Maguire gets back in groove on return
Though his use of the whip on the winner arguably contributed to the traumas they have endured during his recent absence, Jason Maguire's rivals will readily acknowledge his success in the John Smith's Grand National in April as sealing his arrival among their elite.
And while his hopes of consolidating that status this season were painfully interrupted by a fall at Cartmel in August, he looks ready to make up for lost time, judging by his comeback at Hereford yesterday.
Maguire won on his only mount of the day -- Bonne Fee (18/1) in the bumper -- having been made to work so hard that she traded at 500/1 in running on Betfair.
"I've had a bit of a blow, because she was very green and was off the bridle some way out," Maguire said. "It's great to ride a winner with my first ride back."
Having watched from the sidelines as irate riders won a series of concessions on the new whip regulations, which were partly stimulated by his ride at Aintree, he is now looking forward to the resumption of his flourishing partnership with Donald McCain.
However, the stable's biggest winner in the meantime -- Weird Al, in the Charlie Hall Chase at Wetherby -- will again be ridden by Timmy Murphy in the big race at Haydock tomorrow.
Having suffered a neck injury, Maguire is taking things one step at a time and he now turns his attentions to some hurdle mounts at Haydock today.
McCain, who has booked Tony McCoy for the promising Tornado Bob in the novice chase on the same card, will send Maguire to ride Overturn in the Coral Hurdle to Ascot tomorrow -- when Weird Al will be one of five rivals for Long Run in the Betfair Chase.
Not that Maguire is complaining, obliged as he is to the British Horseracing Authority's chief medical adviser, Dr Michael Turner, for bringing forward his return by a couple of days.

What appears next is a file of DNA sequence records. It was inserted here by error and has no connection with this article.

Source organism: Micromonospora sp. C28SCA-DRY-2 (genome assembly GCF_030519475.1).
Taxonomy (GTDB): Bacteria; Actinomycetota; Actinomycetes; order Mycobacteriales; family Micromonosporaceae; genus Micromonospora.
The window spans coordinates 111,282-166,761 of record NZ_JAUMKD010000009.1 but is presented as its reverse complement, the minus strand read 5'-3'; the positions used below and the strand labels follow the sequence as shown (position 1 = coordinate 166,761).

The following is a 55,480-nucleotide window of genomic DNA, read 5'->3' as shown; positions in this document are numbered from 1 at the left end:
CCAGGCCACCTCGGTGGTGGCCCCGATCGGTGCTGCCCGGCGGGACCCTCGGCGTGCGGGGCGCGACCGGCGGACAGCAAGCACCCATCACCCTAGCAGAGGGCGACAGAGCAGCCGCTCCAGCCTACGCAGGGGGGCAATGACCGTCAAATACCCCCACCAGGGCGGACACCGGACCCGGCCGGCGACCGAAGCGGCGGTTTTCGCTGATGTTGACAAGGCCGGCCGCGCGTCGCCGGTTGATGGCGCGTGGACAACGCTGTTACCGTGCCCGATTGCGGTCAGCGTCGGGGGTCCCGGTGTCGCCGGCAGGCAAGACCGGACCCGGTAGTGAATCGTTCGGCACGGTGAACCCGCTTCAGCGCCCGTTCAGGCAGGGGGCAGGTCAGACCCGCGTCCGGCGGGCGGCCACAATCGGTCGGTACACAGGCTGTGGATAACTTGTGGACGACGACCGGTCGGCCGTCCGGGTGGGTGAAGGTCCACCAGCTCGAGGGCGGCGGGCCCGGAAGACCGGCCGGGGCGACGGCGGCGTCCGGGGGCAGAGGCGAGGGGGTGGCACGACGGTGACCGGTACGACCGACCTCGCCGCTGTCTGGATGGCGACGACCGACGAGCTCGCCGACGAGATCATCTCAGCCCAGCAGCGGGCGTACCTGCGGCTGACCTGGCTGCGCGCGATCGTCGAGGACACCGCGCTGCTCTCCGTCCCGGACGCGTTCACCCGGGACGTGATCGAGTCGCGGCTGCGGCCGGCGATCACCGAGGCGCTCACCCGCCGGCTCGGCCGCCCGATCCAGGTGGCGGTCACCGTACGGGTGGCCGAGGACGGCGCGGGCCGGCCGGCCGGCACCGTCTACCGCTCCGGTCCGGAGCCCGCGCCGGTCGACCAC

"Overturn is getting a good bit at the weights from Oscar Whisky, so if he's ever going to beat him he'll have the chance on Saturday," he said.
A winner earlier on the Hereford card represented a still more significant milestone for Tom Symonds, former assistant to Nicky Henderson.
Alpha Way (12/1), his 12th starter since setting up down the road near Ross-on-Wye, had been discarded by McCain since last season but got Symonds off the mark with a runaway win in the novices' handicap chase.
Meanwhile, Graeme McPherson left the British Horseracing Authority yesterday with his reputation as a trainer and, more importantly, as a Queen's Counsel fully restored after his appeal against running a 'non-trier' at Chepstow in October was upheld.
McPherson, who trains 33 horses near Stow-on-the-Wold, was fined £3,000, jockey Jodie Mogford stood down for 14 days and his horse Traditional Bob banned from racing for 40 days for "intentionally failing to ensure the horse ran on its merits".
Yesterday, however, with the benefit of two camera angles which were not available to the Chepstow stewards, and McPherson's lengthy written submission to the panel, the trainer and Mogford were cleared of any 'intention'. (© Independent News Service)